our blogging groom | bride/groom balance

For some reason I’m feeling a little intimidated. Not entirely sure what to expect. I’ve never done this before and it seems like it’s going to be a lot of pressure.

Cat’s an old pro at this and tells me it’s going to be fine. I should blindly trust her but I still don’t think I’m going to enjoy it.

We head for the entrance and hand over our fivers. In return, lots of paper. A massive magazine. A million supplements. A pile of flyers. Do I need to read all this? I was right, but we’ve paid now. And so, my first steps in to a wedding fair...

I realise my reaction to this whole situation is a bit melodramatic, but the idea of a wedding fair has never once appealed to me. Not to exhibit for work and certainly not to spend an afternoon. Remember that bit in Gladiators when the ‘contender’ had to run the gauntlet bypassing Wolf and his pals? That, but with less lycra (hopefully) and more hard sales. I’m not a fan of fending off a hard sell and I’d probably rather buy something than deal with an awkward refusal. So I wasn’t excited.

The painting in my head of a typical wedding fair, thankfully wasn’t where we were. They exist for sure and I’m sure some people love them, but the idea makes my palms a bit sweaty. Why would you want your wedding planning to go like that? It seems like a box ticking exercise, wandering the stalls, finding somebody in the middle of 'totally swamped’ (can’t be bothered waiting) and 'standing looking lonely’ (there must be a reason nobody is talking) and there you go, another check in the box. Wedding will be planned before you know it.

(the Braw Brides Workshop 2015, minutes before opening. Photo by Gavin Butler)

(the Braw Brides Workshop 2015, minutes before opening. Photo by Gavin Butler)

As weddings become more and more an expression of the people getting married, wedding fairs seem to have sprung up to cater to the people that would rather avoid the travelator.

Walking around it becomes clearer and clearer that I was in fact being a big kid and it’s not that big a deal at all. We’ve chosen a good one and so there are loads of great suppliers and none of them are selling. Conversation is relaxed and informal and there isn’t any sales talk. Admittedly there are some exceptions with people pouncing with flyers, but they’re easily bypassed and then...*cake*, I get distracted. Two cake makers in close proximity to each other. I’m off on a freebie hunt. Filled on macarons & cupcakes we actually make a bit of headway in some planning. We speak to a jeweller who is going to make our rings and one of the cake makers is now booked up to do ours (the freebies worked!)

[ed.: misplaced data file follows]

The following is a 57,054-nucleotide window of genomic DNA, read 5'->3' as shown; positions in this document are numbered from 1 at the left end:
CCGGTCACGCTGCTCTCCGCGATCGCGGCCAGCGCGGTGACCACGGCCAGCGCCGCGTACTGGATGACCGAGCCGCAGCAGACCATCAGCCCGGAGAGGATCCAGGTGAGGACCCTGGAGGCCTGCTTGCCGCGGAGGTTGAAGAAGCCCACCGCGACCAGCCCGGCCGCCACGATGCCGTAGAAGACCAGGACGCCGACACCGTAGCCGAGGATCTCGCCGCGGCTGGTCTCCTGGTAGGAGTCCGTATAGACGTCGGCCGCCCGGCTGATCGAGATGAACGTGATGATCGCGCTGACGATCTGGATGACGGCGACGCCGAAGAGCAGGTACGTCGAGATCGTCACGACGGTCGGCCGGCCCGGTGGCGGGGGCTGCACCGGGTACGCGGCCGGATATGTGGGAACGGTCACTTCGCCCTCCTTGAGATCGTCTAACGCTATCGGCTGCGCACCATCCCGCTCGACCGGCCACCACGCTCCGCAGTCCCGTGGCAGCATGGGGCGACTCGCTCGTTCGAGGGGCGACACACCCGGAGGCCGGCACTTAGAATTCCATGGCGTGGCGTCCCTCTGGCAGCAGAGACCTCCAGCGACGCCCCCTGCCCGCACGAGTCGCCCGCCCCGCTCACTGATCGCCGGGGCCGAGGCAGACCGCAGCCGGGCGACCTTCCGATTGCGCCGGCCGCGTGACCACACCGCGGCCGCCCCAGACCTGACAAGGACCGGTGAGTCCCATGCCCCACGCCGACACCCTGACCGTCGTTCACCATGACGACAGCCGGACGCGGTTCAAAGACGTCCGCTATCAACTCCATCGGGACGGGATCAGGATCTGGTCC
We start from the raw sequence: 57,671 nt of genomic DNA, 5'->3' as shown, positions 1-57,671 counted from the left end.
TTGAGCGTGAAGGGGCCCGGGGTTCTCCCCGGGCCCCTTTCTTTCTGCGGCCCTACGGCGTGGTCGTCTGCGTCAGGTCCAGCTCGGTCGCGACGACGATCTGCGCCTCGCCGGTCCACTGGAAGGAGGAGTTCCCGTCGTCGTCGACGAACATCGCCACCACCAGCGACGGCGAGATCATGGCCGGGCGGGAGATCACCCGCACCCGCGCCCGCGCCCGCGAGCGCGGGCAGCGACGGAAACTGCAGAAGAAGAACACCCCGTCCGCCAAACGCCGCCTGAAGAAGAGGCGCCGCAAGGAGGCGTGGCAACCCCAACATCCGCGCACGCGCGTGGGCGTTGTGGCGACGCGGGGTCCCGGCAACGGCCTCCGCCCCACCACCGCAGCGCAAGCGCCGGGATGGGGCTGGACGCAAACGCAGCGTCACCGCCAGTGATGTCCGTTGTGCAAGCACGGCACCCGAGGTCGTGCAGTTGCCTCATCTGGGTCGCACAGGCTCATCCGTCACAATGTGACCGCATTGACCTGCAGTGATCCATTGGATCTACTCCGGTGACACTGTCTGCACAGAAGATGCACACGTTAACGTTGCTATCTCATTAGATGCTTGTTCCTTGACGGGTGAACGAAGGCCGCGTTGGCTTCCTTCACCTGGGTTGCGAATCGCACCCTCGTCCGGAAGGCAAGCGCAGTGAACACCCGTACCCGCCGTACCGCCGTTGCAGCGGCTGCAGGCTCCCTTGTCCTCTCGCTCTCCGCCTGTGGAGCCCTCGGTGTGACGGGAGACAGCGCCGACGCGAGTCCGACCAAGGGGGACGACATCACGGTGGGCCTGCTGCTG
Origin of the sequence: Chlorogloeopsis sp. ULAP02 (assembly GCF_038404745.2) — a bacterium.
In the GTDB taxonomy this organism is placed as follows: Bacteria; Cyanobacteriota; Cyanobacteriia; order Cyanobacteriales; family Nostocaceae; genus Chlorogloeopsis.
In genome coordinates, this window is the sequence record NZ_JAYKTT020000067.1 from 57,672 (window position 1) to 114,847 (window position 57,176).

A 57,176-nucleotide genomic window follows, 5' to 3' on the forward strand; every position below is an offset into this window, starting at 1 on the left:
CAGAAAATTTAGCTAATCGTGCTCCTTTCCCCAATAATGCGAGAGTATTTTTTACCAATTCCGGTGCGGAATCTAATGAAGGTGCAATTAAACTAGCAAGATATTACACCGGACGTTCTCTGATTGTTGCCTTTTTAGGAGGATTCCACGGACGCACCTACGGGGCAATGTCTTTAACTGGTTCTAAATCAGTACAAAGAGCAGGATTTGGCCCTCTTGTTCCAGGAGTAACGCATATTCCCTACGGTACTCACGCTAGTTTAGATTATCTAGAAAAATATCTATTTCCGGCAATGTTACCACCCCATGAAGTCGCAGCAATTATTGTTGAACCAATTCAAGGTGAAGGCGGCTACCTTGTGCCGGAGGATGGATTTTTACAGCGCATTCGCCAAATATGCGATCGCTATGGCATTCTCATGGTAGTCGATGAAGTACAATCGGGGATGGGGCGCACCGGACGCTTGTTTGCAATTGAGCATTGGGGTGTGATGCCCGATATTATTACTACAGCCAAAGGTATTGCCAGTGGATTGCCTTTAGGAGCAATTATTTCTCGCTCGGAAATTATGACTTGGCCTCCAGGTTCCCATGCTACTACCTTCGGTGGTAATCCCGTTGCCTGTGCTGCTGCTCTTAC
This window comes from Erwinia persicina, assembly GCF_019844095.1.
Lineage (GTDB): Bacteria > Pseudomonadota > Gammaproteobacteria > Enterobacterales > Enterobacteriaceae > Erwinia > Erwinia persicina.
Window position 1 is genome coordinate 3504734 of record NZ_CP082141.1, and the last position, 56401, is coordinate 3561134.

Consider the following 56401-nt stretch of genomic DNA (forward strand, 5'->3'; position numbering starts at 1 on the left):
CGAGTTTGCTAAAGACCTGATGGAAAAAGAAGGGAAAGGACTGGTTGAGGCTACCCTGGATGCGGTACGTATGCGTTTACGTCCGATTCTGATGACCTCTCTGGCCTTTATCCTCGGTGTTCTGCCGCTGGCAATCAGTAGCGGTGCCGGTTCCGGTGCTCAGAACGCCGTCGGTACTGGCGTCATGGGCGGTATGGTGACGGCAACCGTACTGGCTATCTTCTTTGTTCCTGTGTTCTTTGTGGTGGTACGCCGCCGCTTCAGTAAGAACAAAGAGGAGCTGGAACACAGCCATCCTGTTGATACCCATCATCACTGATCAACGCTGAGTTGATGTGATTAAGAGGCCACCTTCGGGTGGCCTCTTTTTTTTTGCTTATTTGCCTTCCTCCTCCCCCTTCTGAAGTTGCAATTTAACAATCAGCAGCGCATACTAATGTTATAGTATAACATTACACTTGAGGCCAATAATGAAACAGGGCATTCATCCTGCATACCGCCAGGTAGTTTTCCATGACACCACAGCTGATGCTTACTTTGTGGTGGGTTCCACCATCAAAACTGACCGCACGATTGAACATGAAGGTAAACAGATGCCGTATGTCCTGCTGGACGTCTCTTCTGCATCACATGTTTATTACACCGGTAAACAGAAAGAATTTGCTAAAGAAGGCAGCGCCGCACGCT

I listen carefully to the conversations that Cat is having with people. The first being the jeweller. A couple of others and I realise that I’m very much on the periphery of these conversations. Anybody that’s making contact is making contact with Cat, which is quite interesting I think.

The vast, vast majority of wedding related content is marketed towards brides. I totally get why. There aren’t many guys that fit the ‘planning a wedding from age five’ story and the whole idea of the ‘fairytale wedding’ necessitates a ‘princess’. But surely, hopefully, there are a load of guys out there who are taking an interest in planning their wedding alongside their partner? It’s got me thinking about how guys are catered for in the wedding industry as a whole. I speak to couples and sometimes the bride says “I’ve given him the band to deal with” or something similar. The idea of not being all the fussed about what happens, it just seems so alien to me. While I’ve started with a moan about wedding fairs, I’m pretty involved overall in all of the decisions about our wedding (out with the obvious like the dress).

I wonder if it’s a reaction from men to the amount of information and content that is geared towards them, or if that content doesn’t exist because, for the most part, guys aren’t that bothered? If it’s the latter, it seems to me to be a bit of a shame when there is so much fun to be had in doing this together. We spend a lot of time on utterly banal conversations about chairs and crockery, but mostly it’s great fun. It’s great sharing the things that we both love and want to involve in the day and even more fun arguing about things that we totally disagree on. Inevitably you win some and lose some but it’s all part of the fun. As much as I moan about chairs, it’s time spent together realising how ludicrous it is. Colour schemes and things to wear, what readings we’re going to have and what songs are going to play. I think it should be about me as much as it’s about Cat (I haven’t told her that though!) and these are all fun things. It’s always interesting to see what crap she’s been adding to our spotify playlist before subtly changing it for much better options. Little things are just as important as the big things and they all have the potential to be good fun and really interesting. 

I’d be really interested to hear about how you do it? Are you a groom planning your wedding yourself or a bride getting no help from your other half? Or somewhere in the middle? Would grooms be more involved if there was wedding content geared towards them? It hadn’t really occurred to me before that day at the wedding fair when I realised that most people assumed I was just along for the ride.


It's an overwhelming prospect, planning a wedding. At the Braw Brides Wedding Workshop we are aiming for a chilled out affair with lots of wedding planning tips and no. hard. selling. Come along, check it out on Sunday 28th February at Arta, Glasgow.

You can see Euan there on the day, making sure he listens to all the grooms! 

Images from last year's workshop in this post by Gavin Butler Photography.